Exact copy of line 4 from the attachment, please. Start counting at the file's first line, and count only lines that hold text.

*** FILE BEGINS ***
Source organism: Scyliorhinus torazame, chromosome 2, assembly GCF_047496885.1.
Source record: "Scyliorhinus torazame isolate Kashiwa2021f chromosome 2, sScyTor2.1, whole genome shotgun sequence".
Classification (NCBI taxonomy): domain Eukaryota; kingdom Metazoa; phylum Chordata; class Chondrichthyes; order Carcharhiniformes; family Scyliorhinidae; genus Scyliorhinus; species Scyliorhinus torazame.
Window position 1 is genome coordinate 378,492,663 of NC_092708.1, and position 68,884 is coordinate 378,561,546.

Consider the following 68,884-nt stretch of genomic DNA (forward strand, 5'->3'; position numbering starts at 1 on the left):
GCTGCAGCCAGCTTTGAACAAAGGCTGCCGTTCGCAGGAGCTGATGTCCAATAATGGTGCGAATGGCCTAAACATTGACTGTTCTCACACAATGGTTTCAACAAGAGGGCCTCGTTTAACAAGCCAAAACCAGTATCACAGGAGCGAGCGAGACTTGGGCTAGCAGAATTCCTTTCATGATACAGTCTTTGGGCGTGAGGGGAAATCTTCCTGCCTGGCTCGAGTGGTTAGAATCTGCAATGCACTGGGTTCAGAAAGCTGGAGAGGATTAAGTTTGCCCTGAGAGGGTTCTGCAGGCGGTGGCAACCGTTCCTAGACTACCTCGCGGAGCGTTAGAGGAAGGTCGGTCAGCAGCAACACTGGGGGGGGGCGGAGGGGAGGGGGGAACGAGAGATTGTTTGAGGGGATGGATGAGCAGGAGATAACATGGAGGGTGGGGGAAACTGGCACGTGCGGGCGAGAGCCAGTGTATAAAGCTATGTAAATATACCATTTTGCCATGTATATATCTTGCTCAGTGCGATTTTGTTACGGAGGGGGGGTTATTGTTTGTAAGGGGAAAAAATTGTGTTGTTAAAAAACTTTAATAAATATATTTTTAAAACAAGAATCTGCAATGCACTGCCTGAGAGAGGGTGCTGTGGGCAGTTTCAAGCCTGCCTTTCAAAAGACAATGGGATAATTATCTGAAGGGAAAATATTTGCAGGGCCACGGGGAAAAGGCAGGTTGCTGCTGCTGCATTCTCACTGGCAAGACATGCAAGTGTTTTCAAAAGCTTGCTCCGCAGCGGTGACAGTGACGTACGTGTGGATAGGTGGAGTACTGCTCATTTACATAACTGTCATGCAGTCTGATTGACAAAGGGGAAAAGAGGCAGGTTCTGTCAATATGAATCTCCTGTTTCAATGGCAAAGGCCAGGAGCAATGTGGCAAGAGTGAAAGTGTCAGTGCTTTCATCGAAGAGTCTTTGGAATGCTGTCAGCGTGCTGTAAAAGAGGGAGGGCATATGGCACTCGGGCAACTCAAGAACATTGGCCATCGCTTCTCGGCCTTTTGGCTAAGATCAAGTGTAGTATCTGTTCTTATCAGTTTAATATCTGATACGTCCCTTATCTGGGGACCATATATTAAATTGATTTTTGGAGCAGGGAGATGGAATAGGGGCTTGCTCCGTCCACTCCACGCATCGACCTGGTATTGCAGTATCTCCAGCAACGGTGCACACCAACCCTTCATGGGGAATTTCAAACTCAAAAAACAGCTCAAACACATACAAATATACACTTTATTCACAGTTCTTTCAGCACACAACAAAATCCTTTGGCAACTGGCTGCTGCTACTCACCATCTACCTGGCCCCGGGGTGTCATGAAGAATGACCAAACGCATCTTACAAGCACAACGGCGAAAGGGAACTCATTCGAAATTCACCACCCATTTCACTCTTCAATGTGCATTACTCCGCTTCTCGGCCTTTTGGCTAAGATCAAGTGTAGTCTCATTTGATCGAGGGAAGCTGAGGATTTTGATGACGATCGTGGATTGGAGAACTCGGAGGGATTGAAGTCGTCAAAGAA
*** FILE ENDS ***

Window position 1 is genome coordinate 378,492,663 of NC_092708.1, and position 68,884 is coordinate 378,561,546.